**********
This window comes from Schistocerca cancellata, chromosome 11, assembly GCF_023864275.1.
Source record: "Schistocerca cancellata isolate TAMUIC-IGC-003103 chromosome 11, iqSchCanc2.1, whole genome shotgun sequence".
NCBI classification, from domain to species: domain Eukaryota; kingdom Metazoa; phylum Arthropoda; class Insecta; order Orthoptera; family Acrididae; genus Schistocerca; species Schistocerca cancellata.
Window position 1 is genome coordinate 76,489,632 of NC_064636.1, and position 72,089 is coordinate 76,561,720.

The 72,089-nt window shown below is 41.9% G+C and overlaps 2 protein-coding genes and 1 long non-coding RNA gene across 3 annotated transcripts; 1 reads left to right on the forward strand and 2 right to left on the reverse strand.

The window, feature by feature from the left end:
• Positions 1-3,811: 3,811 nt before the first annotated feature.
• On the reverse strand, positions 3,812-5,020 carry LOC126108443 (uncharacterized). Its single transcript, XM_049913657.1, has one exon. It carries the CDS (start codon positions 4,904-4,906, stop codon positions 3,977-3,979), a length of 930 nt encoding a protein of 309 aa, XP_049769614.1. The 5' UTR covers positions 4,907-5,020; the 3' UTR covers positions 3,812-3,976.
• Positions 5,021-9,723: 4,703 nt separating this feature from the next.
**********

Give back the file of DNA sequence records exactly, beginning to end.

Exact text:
This window comes from Schistocerca cancellata, chromosome 11, assembly GCF_023864275.1.
Source record: "Schistocerca cancellata isolate TAMUIC-IGC-003103 chromosome 11, iqSchCanc2.1, whole genome shotgun sequence".
NCBI classification, from domain to species: domain Eukaryota; kingdom Metazoa; phylum Arthropoda; class Insecta; order Orthoptera; family Acrididae; genus Schistocerca; species Schistocerca cancellata.
Window position 1 is genome coordinate 76,489,632 of NC_064636.1, and position 72,089 is coordinate 76,561,720.

The 72,089-nt window shown below is 41.9% G+C and overlaps 2 protein-coding genes and 1 long non-coding RNA gene across 3 annotated transcripts; 1 reads left to right on the forward strand and 2 right to left on the reverse strand.

The window, feature by feature from the left end:
• Positions 1-3,811: 3,811 nt before the first annotated feature.
• On the reverse strand, positions 3,812-5,020 carry LOC126108443 (uncharacterized). Its single transcript, XM_049913657.1, has one exon. It carries the CDS (start codon positions 4,904-4,906, stop codon positions 3,977-3,979), a length of 930 nt encoding a protein of 309 aa, XP_049769614.1. The 5' UTR covers positions 4,907-5,020; the 3' UTR covers positions 3,812-3,976.
• Positions 5,021-9,723: 4,703 nt separating this feature from the next.